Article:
Robert Paul JANNEY, Appellant, v. The STATE of Texas, Appellee.
Appellant, Robert Paul Janney, pleaded not guilty before a jury to the offense of driving while intoxicated. Tex.Rev.Civ. Stat. Ann. art. 6701l-1(b) (Vernon Supp.1994), repealed by Act of June 19, 1993, 73rd Leg., R.S., ch. 900, § 1.105, Tex. Gen. Law 3589, 3707 (current version at Tex. Penal Code Ann. § 49.04 (Vernon Supp.1997)). Appellant's trial ended when his request for a mistrial was granted. In a subsequent prosecution for the same offense, appellant pled guilty before the court, and the court assessed punishment at 180 days imprisonment in the Harris County Jail, probated for 180 days, eighty hours community service and a $200.00 fine. In his sole point of error, appellant claims the trial court erred in denying his special plea in bar. We affirm the judgment of the trial court.
BACKGROUND AND PROCEDURAL STATUS
Appellant was arrested and charged with driving while intoxicated. In a pre-trial hearing, appellant filed a motion in limine concerning a prior DWI charge. The court granted the motion and stated, “[t]he State won't bring up or elicit any testimony from the witnesses [sic] anything about a prior DWI. If doors appear to be open, please approach the bench before going into anything like that.”
At trial, appellant testified on his own behalf. On direct examination, he insisted he was not intoxicated the night he was arrested and explained that he refused the intoxilyzer test because he believed the test was unreliable. The State objected to appellant's testimony, and the trial court allowed the prosecutor to voir dire appellant concerning his qualifications. After questioning appellant, the State objected to any further testimony in which appellant offered an opinion concerning the reliability of intoxilyzer tests. The trial court overruled the State's objection and allowed appellant to testify that, based on his qualifications, he believed intoxilyzer tests were unreliable.
During cross-examination, the prosecutor asked appellant, “Isn't it, in fact, true that you have taken an intoxilyzer test before?” Before appellant could answer, defense counsel objected, and the trial court excused the jury from the courtroom.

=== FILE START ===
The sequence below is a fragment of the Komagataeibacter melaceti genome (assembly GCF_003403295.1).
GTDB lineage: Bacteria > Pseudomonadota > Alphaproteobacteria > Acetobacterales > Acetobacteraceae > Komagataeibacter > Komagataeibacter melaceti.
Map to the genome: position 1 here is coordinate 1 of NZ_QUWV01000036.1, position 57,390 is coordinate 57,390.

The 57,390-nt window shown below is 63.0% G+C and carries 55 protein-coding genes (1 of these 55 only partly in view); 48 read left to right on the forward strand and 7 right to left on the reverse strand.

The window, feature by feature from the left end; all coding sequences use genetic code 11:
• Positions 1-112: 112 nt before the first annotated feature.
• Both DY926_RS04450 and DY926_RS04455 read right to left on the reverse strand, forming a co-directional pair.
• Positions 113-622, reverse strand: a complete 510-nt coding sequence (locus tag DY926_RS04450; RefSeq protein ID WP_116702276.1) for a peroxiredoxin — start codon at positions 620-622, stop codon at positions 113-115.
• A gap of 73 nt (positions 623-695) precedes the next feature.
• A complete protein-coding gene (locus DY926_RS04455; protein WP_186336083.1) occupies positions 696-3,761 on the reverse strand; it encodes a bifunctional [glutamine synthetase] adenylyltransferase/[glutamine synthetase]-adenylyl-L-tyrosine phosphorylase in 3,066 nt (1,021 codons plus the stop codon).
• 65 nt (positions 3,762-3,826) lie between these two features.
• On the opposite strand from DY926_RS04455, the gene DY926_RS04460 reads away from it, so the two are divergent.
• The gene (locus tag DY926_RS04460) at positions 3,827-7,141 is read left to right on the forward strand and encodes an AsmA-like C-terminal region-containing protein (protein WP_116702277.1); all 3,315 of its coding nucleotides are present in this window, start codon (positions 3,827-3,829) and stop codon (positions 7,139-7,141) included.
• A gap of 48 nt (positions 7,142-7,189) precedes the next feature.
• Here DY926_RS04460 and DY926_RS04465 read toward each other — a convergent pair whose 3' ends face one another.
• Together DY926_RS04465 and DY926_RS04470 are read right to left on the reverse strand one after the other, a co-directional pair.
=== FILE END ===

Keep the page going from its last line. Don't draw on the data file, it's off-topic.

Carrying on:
After the jury was retired, the prosecutor attempted to justify his question and recommended a jury instruction. He stated, in part:
Your Honor, the witness has created an inference to the jury that he knows about an intoxilyzer through his work with NASA and everything. I merely want to find out whether or not this man has ever taken an intoxilyzer and found out if it's accurate as to his personal knowledge․ I will be glad to phrase [the question] as [referring to] his work at NASA. That's why I specifically left off [“]isn't it true in a prior instance with HPD you blew into an intoxilyzer.[”] He's been testifying about an intoxilyzer and his knowledge of the workings and everything. I want to know if he's ever been subject to an intoxilyzer and how it worked for him․ Judge, I would suggest that you just tell the jurors, [“]ladies and gentlemen, new prosecutors have a tendency to phrase a question wrong. The correct phraseology for the question will be X, [”] and just let them do it. I mean, that's just so you can say, “Hey, he didn't phrase it right.”
Appellant's counsel moved for a mistrial arguing the question was improper and that no instruction could cure the error. The trial court found the question was so prejudicial that a jury instruction would be insufficient to remove the potential harm to appellant. Accordingly, the court granted the mistrial.
The State elected to re-try appellant. In response, appellant filed a special plea in bar in which he claimed that a subsequent prosecution for the same offense was barred by the double jeopardy clauses of the United States and Texas Constitutions. The trial court denied the special plea, and appellant pleaded guilty to the offense.